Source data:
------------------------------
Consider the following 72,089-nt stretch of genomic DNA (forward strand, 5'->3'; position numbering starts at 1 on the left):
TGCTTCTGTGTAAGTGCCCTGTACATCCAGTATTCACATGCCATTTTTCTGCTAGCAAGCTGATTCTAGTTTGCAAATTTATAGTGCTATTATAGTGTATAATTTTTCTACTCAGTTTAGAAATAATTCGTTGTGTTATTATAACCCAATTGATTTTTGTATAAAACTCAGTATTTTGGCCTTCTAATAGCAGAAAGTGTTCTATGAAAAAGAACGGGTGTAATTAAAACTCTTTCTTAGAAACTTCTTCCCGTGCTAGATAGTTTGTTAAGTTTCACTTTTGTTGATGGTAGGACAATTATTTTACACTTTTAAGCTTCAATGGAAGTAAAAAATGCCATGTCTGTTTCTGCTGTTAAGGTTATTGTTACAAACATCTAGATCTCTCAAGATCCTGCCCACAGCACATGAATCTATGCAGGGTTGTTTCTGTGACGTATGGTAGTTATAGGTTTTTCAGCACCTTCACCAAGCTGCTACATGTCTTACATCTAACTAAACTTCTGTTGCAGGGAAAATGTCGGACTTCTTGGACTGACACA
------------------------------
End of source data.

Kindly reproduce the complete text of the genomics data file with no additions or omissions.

Consider the following 72,089-nt stretch of genomic DNA (forward strand, 5'->3'; position numbering starts at 1 on the left):
TGCTTCTGTGTAAGTGCCCTGTACATCCAGTATTCACATGCCATTTTTCTGCTAGCAAGCTGATTCTAGTTTGCAAATTTATAGTGCTATTATAGTGTATAATTTTTCTACTCAGTTTAGAAATAATTCGTTGTGTTATTATAACCCAATTGATTTTTGTATAAAACTCAGTATTTTGGCCTTCTAATAGCAGAAAGTGTTCTATGAAAAAGAACGGGTGTAATTAAAACTCTTTCTTAGAAACTTCTTCCCGTGCTAGATAGTTTGTTAAGTTTCACTTTTGTTGATGGTAGGACAATTATTTTACACTTTTAAGCTTCAATGGAAGTAAAAAATGCCATGTCTGTTTCTGCTGTTAAGGTTATTGTTACAAACATCTAGATCTCTCAAGATCCTGCCCACAGCACATGAATCTATGCAGGGTTGTTTCTGTGACGTATGGTAGTTATAGGTTTTTCAGCACCTTCACCAAGCTGCTACATGTCTTACATCTAACTAAACTTCTGTTGCAGGGAAAATGTCGGACTTCTTGGACTGACACA